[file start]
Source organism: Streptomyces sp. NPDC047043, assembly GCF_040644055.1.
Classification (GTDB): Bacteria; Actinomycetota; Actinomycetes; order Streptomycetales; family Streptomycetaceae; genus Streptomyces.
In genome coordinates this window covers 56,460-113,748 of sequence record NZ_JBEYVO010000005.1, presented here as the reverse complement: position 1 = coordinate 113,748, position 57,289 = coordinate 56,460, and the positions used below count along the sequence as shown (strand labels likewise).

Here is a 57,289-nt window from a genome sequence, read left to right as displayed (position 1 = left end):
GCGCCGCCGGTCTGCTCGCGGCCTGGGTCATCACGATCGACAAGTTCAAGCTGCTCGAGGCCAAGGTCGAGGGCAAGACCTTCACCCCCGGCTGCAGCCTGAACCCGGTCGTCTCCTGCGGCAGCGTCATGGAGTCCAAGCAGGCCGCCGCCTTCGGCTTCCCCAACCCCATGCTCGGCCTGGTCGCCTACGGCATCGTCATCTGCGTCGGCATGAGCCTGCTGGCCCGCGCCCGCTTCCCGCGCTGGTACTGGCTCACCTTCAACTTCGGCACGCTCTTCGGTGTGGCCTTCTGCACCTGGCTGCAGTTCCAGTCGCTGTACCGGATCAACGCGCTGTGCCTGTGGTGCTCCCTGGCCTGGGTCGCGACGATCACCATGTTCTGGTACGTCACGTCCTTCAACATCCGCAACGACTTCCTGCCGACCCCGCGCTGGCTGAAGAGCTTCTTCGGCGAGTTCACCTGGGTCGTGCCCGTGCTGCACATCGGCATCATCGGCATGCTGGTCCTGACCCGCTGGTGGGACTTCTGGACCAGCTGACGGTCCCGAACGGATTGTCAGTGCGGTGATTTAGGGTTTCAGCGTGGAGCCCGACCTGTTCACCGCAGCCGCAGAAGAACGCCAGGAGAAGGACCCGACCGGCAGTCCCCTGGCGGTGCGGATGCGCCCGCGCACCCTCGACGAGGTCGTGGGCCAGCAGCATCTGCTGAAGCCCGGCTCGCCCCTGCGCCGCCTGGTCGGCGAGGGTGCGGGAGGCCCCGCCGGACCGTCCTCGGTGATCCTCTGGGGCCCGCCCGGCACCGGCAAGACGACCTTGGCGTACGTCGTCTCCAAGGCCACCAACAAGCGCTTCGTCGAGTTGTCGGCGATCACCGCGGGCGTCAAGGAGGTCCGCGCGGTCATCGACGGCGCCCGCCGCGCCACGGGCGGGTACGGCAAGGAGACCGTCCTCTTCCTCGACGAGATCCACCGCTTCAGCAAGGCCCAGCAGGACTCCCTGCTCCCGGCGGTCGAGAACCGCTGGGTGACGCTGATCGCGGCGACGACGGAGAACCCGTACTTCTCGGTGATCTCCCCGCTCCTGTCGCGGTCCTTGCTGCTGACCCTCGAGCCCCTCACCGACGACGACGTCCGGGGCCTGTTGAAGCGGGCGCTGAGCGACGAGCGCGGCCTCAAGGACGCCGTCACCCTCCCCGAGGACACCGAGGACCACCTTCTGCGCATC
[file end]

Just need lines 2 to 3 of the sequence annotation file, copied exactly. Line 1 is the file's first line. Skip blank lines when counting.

Classification (GTDB): Bacteria; Actinomycetota; Actinomycetes; order Streptomycetales; family Streptomycetaceae; genus Streptomyces.
In genome coordinates this window covers 56,460-113,748 of sequence record NZ_JBEYVO010000005.1, presented here as the reverse complement: position 1 = coordinate 113,748, position 57,289 = coordinate 56,460, and the positions used below count along the sequence as shown (strand labels likewise).